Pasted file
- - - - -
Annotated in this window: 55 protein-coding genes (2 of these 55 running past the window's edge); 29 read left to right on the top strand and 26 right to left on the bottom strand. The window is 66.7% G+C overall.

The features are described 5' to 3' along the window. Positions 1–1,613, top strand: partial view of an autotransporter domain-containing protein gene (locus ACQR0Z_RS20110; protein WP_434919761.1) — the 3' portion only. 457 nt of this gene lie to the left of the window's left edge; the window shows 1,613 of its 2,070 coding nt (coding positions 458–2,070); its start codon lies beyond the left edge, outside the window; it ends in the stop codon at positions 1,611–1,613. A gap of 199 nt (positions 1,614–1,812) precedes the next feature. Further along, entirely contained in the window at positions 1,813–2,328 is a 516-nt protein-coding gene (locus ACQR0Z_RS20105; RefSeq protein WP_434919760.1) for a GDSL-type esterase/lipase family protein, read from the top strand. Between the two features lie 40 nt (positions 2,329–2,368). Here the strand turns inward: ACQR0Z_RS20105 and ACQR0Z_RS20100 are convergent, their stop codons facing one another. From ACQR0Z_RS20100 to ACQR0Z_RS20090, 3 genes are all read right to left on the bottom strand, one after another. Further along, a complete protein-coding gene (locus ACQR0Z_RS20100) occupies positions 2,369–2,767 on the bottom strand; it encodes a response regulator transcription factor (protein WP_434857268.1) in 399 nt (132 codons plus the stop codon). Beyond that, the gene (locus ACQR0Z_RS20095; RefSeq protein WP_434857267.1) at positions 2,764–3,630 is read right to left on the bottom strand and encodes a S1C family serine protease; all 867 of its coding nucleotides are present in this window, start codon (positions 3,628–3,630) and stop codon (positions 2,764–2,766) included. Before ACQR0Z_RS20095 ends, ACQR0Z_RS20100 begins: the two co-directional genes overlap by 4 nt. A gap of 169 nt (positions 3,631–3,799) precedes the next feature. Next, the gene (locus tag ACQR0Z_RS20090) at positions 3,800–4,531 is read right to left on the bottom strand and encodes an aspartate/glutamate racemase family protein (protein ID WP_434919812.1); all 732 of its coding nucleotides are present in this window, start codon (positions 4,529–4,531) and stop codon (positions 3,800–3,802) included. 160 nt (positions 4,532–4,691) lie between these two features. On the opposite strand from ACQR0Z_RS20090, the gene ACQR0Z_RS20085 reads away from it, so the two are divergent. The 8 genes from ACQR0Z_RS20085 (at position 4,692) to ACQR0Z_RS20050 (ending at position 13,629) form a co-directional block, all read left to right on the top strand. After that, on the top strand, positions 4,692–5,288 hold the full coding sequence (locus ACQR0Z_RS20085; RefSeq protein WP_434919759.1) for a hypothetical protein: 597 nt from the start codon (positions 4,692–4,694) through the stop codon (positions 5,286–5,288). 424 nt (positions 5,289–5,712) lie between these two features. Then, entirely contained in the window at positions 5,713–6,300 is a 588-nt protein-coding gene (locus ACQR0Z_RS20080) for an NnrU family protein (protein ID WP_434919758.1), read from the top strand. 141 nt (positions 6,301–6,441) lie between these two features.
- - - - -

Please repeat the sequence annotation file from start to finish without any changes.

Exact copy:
Annotated in this window: 55 protein-coding genes (2 of these 55 running past the window's edge); 29 read left to right on the top strand and 26 right to left on the bottom strand. The window is 66.7% G+C overall.

The features are described 5' to 3' along the window. Positions 1–1,613, top strand: partial view of an autotransporter domain-containing protein gene (locus ACQR0Z_RS20110; protein WP_434919761.1) — the 3' portion only. 457 nt of this gene lie to the left of the window's left edge; the window shows 1,613 of its 2,070 coding nt (coding positions 458–2,070); its start codon lies beyond the left edge, outside the window; it ends in the stop codon at positions 1,611–1,613. A gap of 199 nt (positions 1,614–1,812) precedes the next feature. Further along, entirely contained in the window at positions 1,813–2,328 is a 516-nt protein-coding gene (locus ACQR0Z_RS20105; RefSeq protein WP_434919760.1) for a GDSL-type esterase/lipase family protein, read from the top strand. Between the two features lie 40 nt (positions 2,329–2,368). Here the strand turns inward: ACQR0Z_RS20105 and ACQR0Z_RS20100 are convergent, their stop codons facing one another. From ACQR0Z_RS20100 to ACQR0Z_RS20090, 3 genes are all read right to left on the bottom strand, one after another. Further along, a complete protein-coding gene (locus ACQR0Z_RS20100) occupies positions 2,369–2,767 on the bottom strand; it encodes a response regulator transcription factor (protein WP_434857268.1) in 399 nt (132 codons plus the stop codon). Beyond that, the gene (locus ACQR0Z_RS20095; RefSeq protein WP_434857267.1) at positions 2,764–3,630 is read right to left on the bottom strand and encodes a S1C family serine protease; all 867 of its coding nucleotides are present in this window, start codon (positions 3,628–3,630) and stop codon (positions 2,764–2,766) included. Before ACQR0Z_RS20095 ends, ACQR0Z_RS20100 begins: the two co-directional genes overlap by 4 nt. A gap of 169 nt (positions 3,631–3,799) precedes the next feature. Next, the gene (locus tag ACQR0Z_RS20090) at positions 3,800–4,531 is read right to left on the bottom strand and encodes an aspartate/glutamate racemase family protein (protein ID WP_434919812.1); all 732 of its coding nucleotides are present in this window, start codon (positions 4,529–4,531) and stop codon (positions 3,800–3,802) included. 160 nt (positions 4,532–4,691) lie between these two features. On the opposite strand from ACQR0Z_RS20090, the gene ACQR0Z_RS20085 reads away from it, so the two are divergent. The 8 genes from ACQR0Z_RS20085 (at position 4,692) to ACQR0Z_RS20050 (ending at position 13,629) form a co-directional block, all read left to right on the top strand. After that, on the top strand, positions 4,692–5,288 hold the full coding sequence (locus ACQR0Z_RS20085; RefSeq protein WP_434919759.1) for a hypothetical protein: 597 nt from the start codon (positions 4,692–4,694) through the stop codon (positions 5,286–5,288). 424 nt (positions 5,289–5,712) lie between these two features. Then, entirely contained in the window at positions 5,713–6,300 is a 588-nt protein-coding gene (locus ACQR0Z_RS20080) for an NnrU family protein (protein ID WP_434919758.1), read from the top strand. 141 nt (positions 6,301–6,441) lie between these two features.